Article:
As a school teacher who retired some 21 years ago , I still keep the Rollei flag flying even though the slide projectors went into oblivion some 30 years ago. I am aged 75 and am still using the Slide projectors 35A and 37A with its carousel. The lenses i use then in the classroom are Rollei projar (a) 2.8/85 (b)70-120mm (c)1:2.8/85 ISCO lenses , Germany
Using this at home I am forced to keep a distamnce of 29ft where the projected picture on the wall is 40 inches by 60 inches and this is blur. What lens are available to fit my Projecter for a picture half this size like 20 inches by 30 inches. I do not know my optical science rules. Can you help ?
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The Nikon N75 is a film camera. It doesn't use a memory card at all.
If you're referring to some other digital camera that does use an SD/SDHC card, look at the memory card. SD and SDHC cards have a slide switch along one edge. The position farthest from the metal contacts locks the card, protecting it from writes. The position nearest the contacts unlocks the card.
The Nikon F3 uses standard 35mm film, also known as 135. The type of film you use is up to you. You can use black&white film, color transparency (color slides), or color negative (color prints). Prints are generally cheaper than slides but slide films generally produce better results, and prints can be made from slides. You can also make black&white pictures from color films, though obviously you can't go the other way. These films are available in a variety of speeds. Faster films let you shoot in lower light and/or with a faster shutter speed for stopping action, but slower films have finer grain. Different films also have different color properties. No film (or digital sensor, for that matter) reproduces every color exactly. You may need to experiment in order to see which film gives you the colors you like for the types of pictures you like to take.
That fault is typical of the AE1 and closely related models such as the AT1.
First, try seeing if the camera works without the lens attached. If so, then the lens needs attention.
Otherwise, your camera is around thirty to forty years old and needs a thorough CLA service (Clean, Lubricate, Adjust). The internal lubricant films have dried-out and gummed up the workings. Also the foam light seals and mirror buffer will have either decayed to a sticky corrosive goo or will have gone further and dried out completely, falling away as black powder or gluing some parts together.
A professional CLA and a one-off foam replacement (modern material does not decay) isn't particularly cheap and far exceeds the residual value of the camera. But once it's done the camera should be good for many more years and there are huge numbers of high quality dirt-cheap lenses for it. Shoot on film or slide and scan the images and you have results which will still give any full frame dSLR a run for it's money.
Try to use a Canon specialist as they'll have scrap examples of your camera to cannibalise if spare parts are needed, but that model is really well made and unless you're unlucky then you should get away with a CLA and new foam.
Alternatively, unrestored examples are commonplace and cheap/free, so it's not a bad model to gain your own experience on if you're confident with electro-mechanical devices (the simpler AT1 is a better model to start learning on though as it has far less electronic parts). If you ruin it in the process then you gain experience and spare parts for the next attempt.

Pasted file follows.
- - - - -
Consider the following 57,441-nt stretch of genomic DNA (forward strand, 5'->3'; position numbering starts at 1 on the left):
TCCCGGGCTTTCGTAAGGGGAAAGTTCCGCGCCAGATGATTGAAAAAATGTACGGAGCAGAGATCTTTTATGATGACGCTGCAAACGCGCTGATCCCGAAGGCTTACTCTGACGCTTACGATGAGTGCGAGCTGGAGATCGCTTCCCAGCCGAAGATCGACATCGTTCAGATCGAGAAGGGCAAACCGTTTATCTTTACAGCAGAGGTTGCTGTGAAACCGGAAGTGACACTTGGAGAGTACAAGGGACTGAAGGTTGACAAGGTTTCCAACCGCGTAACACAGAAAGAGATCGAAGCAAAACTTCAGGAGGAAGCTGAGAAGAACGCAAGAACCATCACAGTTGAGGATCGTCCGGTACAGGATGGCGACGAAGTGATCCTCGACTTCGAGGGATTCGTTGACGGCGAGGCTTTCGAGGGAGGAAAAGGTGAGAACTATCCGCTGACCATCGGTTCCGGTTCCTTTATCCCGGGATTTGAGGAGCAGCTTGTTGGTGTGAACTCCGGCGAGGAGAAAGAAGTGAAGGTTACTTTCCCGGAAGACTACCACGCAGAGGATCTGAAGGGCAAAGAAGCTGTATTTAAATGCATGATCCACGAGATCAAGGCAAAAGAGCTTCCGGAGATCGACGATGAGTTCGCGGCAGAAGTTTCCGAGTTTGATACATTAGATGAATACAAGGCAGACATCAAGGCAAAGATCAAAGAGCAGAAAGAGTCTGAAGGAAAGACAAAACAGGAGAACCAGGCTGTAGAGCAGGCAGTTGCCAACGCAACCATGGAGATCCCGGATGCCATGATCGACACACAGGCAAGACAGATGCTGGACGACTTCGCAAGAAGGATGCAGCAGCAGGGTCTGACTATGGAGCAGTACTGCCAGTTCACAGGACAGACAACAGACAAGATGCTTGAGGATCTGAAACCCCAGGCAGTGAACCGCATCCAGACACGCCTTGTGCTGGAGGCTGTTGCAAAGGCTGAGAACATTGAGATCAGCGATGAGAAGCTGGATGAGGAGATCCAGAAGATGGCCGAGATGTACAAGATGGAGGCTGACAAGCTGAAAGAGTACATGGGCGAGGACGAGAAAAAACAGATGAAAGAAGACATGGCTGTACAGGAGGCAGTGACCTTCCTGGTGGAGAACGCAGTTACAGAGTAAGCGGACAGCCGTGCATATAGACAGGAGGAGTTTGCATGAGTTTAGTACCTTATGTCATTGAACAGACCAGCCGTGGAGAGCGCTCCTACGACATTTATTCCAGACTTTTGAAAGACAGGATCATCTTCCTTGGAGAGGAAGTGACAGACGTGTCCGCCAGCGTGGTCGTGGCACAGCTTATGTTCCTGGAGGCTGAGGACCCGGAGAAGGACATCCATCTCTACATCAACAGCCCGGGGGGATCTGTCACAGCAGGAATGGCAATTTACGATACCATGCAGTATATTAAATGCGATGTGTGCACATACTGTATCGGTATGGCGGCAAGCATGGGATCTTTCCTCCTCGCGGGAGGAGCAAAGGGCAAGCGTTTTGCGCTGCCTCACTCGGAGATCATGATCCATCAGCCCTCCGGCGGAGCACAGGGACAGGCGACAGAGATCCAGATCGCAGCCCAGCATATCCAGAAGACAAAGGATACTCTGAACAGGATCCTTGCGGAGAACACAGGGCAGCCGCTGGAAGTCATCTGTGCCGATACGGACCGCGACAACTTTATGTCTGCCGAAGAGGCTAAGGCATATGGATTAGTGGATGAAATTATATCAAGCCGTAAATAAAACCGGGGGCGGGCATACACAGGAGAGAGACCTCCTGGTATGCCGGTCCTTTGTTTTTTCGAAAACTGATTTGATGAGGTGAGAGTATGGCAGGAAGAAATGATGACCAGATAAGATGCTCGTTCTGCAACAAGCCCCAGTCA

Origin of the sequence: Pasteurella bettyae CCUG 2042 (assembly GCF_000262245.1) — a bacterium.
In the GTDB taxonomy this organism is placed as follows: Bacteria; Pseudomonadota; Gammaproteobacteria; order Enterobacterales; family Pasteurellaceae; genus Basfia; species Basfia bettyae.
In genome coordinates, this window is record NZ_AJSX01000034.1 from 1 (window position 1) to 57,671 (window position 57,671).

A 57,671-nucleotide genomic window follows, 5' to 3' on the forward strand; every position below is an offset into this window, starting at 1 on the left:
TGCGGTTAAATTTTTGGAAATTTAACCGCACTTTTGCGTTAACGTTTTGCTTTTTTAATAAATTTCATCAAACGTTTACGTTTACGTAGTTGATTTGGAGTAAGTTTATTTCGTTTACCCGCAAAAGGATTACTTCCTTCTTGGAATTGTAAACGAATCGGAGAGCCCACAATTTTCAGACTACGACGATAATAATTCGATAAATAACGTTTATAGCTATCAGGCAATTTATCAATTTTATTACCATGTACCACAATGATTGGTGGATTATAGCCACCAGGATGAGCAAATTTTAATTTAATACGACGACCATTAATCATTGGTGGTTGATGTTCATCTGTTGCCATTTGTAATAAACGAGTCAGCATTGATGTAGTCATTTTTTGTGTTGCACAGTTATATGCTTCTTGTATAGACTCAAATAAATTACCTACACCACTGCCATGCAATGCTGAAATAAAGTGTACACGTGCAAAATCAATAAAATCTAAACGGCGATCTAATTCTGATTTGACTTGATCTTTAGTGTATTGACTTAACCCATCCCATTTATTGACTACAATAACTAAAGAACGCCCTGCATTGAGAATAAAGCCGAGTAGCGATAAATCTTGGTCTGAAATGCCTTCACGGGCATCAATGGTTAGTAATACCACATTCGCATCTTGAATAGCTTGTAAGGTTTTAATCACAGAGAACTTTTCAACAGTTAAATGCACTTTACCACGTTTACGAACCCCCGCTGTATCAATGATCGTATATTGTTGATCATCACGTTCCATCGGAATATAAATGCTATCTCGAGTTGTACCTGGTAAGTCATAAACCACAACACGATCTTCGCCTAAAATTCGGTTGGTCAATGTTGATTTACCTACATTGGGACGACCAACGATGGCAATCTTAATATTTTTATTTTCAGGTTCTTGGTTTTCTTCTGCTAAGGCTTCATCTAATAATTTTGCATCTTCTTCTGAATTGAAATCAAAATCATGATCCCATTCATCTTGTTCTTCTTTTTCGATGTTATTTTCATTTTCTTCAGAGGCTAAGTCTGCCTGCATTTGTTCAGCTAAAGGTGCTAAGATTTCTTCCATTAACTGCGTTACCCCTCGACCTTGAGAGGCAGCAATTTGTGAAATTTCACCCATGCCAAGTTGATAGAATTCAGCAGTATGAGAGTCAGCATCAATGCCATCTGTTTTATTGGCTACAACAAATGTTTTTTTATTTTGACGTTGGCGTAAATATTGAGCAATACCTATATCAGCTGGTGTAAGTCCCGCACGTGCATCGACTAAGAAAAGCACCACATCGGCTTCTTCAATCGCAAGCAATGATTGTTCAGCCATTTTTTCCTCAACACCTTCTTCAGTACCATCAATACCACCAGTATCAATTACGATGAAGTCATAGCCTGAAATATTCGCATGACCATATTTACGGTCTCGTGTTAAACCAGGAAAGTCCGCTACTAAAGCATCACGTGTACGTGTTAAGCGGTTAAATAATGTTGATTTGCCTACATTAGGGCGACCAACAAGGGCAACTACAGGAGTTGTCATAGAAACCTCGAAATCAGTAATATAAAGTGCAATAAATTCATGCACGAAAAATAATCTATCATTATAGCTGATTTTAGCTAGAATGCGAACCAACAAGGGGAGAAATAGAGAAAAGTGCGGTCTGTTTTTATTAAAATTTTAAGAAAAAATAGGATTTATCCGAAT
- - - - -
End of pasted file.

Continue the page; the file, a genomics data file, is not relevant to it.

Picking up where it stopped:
This is an electronic failure in the cameras shutter release mechanism. Capacitors will need to be replaced and circuit boards need to be cleaned of the electrolytes that have leaked onto them. Thiscan be repaired fairly inexpensively. However, it's not a user serviceable problem and will need to be repairedby a qualified service technician.
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Getting your meter repaired may be an issue. The SL-35M used a CdS light meter, which nobody really used after the 70's, and they contained toxic cadmium, which has been banned for use in most places, which means these metering cells are no longer manufactured for repair market. They were on the verge of being banned in late '05, so I'd assume by now they're long gone. If you shop around, you may be lucky enough to find some shop to have another Rollei they can scrounge a working meter out of - thats assuming the cell is even the issue (have you checked the battery?).
To venture a guess, I'd look online for shops, since most shops dealing with film cameras and their repair have closed their doors in the last 5-10 years with the propogation of digital. You may have better luck contacting Rollei directly, but who knows. Japan has a HUGE affinity for film and film cameras, so if you're able and willing to ship your camera around the world, and can find someone, that may also be a viable option, again you'll need to look online and try to contact a shop to see what they're able to handle.
Expect anywhere from $125-200US for a meter repair.
First try a "Batteries Plus" type store - you'd be surprised what they have. If that doesn't work you may have to try getting some eager tech school students to build you a special circuit that will "step down" the voltage from a higher voltage battery and use a wired connection to the contacts. Also please provide a review of the camera - it seems like a great 35mm camera.
I think this camera actually has a back that is a separate piece. It is removed by turning 2 "keys" on the bottom of the camera itself, then it will slide off. The operative word here is "think". It is an educated guess based on working in a camera store many, many years ago. good luck